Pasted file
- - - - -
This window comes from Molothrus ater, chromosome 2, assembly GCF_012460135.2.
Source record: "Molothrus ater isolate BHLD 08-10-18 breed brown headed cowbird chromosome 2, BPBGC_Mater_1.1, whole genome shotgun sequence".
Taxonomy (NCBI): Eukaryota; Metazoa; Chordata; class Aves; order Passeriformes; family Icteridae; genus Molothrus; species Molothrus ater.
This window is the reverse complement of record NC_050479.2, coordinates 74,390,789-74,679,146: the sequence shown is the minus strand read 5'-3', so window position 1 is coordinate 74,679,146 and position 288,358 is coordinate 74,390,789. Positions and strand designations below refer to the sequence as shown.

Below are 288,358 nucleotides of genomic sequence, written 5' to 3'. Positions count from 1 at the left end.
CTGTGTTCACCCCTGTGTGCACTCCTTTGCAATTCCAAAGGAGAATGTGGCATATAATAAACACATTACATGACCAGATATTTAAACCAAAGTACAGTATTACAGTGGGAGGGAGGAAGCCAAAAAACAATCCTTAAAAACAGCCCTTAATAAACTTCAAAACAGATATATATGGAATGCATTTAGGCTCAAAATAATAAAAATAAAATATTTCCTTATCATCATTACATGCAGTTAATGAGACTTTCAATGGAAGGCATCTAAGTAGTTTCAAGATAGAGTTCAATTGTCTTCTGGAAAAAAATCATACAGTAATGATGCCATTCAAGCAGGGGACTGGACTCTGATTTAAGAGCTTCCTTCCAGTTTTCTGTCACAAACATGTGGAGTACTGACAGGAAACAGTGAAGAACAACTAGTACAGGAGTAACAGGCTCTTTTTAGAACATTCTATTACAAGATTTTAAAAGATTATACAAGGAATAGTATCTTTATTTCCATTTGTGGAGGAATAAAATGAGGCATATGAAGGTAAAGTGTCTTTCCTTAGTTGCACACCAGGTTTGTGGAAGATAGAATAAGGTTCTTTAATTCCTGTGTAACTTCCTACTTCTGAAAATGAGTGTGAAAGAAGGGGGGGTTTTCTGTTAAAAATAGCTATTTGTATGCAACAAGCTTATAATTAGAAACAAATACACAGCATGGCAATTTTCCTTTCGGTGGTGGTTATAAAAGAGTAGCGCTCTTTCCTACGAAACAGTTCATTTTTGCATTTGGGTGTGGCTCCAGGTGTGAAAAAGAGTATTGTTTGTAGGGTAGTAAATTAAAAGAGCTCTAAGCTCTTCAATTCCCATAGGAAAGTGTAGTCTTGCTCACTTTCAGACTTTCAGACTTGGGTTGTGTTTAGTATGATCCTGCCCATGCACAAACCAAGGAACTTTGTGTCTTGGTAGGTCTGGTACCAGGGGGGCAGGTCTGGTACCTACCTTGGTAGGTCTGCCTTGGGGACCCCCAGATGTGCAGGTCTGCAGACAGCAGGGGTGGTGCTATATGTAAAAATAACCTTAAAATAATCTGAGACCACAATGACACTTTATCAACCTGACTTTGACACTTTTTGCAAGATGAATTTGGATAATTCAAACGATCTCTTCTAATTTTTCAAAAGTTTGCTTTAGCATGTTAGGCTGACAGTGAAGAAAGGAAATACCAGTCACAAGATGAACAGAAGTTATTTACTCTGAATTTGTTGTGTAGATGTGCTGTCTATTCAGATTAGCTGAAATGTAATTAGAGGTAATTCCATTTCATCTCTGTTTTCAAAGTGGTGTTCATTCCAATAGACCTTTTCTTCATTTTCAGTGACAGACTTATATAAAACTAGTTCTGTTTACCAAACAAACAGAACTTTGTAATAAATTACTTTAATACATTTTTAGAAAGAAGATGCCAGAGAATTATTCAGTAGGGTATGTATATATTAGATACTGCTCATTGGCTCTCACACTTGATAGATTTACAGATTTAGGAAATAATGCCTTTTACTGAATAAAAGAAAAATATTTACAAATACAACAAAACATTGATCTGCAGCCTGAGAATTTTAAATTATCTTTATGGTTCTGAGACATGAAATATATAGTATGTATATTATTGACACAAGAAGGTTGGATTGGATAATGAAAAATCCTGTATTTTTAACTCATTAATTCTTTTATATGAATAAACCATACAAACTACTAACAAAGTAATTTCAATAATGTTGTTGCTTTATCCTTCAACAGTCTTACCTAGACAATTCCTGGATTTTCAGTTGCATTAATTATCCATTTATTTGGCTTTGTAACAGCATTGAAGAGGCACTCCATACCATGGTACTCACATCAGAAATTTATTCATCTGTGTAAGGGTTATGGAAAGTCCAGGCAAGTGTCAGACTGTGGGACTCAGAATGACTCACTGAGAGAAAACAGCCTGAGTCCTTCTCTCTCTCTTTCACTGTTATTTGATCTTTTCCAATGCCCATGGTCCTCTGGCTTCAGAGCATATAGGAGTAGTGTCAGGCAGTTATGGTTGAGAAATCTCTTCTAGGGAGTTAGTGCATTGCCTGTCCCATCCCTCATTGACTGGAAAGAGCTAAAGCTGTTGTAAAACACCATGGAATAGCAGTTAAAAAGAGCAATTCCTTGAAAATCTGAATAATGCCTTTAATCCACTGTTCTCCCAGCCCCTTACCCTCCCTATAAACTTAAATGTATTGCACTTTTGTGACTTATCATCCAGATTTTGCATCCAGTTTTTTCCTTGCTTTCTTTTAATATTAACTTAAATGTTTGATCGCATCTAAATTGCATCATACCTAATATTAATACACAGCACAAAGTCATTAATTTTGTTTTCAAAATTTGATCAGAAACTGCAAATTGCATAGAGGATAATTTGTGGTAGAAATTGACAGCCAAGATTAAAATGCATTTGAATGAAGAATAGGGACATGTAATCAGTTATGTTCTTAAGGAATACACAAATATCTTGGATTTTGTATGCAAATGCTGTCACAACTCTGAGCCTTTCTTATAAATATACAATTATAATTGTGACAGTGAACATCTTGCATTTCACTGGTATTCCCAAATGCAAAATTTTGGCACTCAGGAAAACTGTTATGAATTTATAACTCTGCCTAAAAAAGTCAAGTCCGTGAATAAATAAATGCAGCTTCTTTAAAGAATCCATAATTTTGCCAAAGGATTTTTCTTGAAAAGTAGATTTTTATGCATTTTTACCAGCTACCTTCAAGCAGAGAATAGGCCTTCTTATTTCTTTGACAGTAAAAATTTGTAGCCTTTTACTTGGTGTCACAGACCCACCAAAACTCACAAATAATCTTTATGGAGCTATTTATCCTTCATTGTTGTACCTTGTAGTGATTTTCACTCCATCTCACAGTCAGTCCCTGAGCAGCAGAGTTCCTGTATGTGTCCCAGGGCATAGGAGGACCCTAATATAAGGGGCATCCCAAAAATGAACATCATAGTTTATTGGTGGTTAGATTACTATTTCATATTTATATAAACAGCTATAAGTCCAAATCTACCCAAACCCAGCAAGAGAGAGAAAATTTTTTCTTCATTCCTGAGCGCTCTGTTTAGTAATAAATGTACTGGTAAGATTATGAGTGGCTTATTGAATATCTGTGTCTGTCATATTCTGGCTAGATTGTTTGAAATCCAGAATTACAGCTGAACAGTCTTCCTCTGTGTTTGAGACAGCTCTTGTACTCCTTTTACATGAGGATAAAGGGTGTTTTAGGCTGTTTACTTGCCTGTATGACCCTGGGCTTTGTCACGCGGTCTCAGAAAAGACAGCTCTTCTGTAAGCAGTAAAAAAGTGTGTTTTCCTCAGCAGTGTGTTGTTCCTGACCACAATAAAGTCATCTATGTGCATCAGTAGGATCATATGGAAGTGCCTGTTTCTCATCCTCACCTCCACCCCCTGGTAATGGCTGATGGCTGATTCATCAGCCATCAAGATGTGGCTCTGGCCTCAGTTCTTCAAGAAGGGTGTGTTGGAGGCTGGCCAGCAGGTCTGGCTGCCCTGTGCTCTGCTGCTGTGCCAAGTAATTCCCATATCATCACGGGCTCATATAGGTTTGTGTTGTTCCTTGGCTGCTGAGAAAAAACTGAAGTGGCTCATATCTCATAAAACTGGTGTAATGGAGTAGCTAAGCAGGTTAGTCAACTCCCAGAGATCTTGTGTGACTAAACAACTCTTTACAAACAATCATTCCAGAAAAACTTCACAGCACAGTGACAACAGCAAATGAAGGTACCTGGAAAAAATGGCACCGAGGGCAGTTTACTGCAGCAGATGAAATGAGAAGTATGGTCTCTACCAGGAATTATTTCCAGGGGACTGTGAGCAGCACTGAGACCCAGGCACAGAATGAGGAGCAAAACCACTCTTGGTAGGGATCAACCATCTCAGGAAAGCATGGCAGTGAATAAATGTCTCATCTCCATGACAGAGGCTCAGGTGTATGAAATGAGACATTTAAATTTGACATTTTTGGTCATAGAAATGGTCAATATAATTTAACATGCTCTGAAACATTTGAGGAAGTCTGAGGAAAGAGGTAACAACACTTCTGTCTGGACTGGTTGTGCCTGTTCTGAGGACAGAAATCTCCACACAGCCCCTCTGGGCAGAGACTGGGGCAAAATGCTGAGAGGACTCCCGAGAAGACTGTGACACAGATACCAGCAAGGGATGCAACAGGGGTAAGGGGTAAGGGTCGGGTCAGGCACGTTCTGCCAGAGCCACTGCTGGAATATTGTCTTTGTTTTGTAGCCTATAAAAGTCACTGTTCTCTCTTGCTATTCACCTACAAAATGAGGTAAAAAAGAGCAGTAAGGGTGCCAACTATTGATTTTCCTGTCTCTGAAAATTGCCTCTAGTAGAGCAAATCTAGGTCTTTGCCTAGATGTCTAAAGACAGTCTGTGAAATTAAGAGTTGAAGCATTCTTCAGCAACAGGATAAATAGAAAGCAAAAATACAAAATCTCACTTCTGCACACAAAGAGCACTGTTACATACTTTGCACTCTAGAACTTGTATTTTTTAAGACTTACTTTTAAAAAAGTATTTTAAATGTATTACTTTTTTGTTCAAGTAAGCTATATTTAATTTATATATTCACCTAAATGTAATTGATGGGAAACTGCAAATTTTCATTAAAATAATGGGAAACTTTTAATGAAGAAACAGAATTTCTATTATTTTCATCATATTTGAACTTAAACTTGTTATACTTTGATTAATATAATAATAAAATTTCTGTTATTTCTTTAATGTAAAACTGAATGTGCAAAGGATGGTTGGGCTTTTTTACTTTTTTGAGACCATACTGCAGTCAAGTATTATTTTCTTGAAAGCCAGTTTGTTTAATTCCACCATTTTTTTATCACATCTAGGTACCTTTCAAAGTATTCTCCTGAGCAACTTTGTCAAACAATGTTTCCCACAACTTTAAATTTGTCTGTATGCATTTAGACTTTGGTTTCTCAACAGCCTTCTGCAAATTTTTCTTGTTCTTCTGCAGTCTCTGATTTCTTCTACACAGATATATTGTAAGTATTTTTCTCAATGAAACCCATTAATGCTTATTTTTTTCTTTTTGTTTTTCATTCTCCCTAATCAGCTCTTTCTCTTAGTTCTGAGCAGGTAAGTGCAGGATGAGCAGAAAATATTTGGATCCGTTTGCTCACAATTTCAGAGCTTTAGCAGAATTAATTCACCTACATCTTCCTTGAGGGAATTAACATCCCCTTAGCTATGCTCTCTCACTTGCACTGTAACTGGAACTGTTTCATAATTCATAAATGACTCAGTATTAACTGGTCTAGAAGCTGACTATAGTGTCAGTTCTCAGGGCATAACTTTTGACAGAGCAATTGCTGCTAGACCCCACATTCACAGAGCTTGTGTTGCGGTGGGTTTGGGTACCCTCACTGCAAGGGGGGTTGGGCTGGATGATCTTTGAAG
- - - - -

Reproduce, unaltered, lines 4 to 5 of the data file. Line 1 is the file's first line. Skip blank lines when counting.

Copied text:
This window is the reverse complement of record NC_050479.2, coordinates 74,390,789-74,679,146: the sequence shown is the minus strand read 5'-3', so window position 1 is coordinate 74,679,146 and position 288,358 is coordinate 74,390,789. Positions and strand designations below refer to the sequence as shown.

Below are 288,358 nucleotides of genomic sequence, written 5' to 3'. Positions count from 1 at the left end.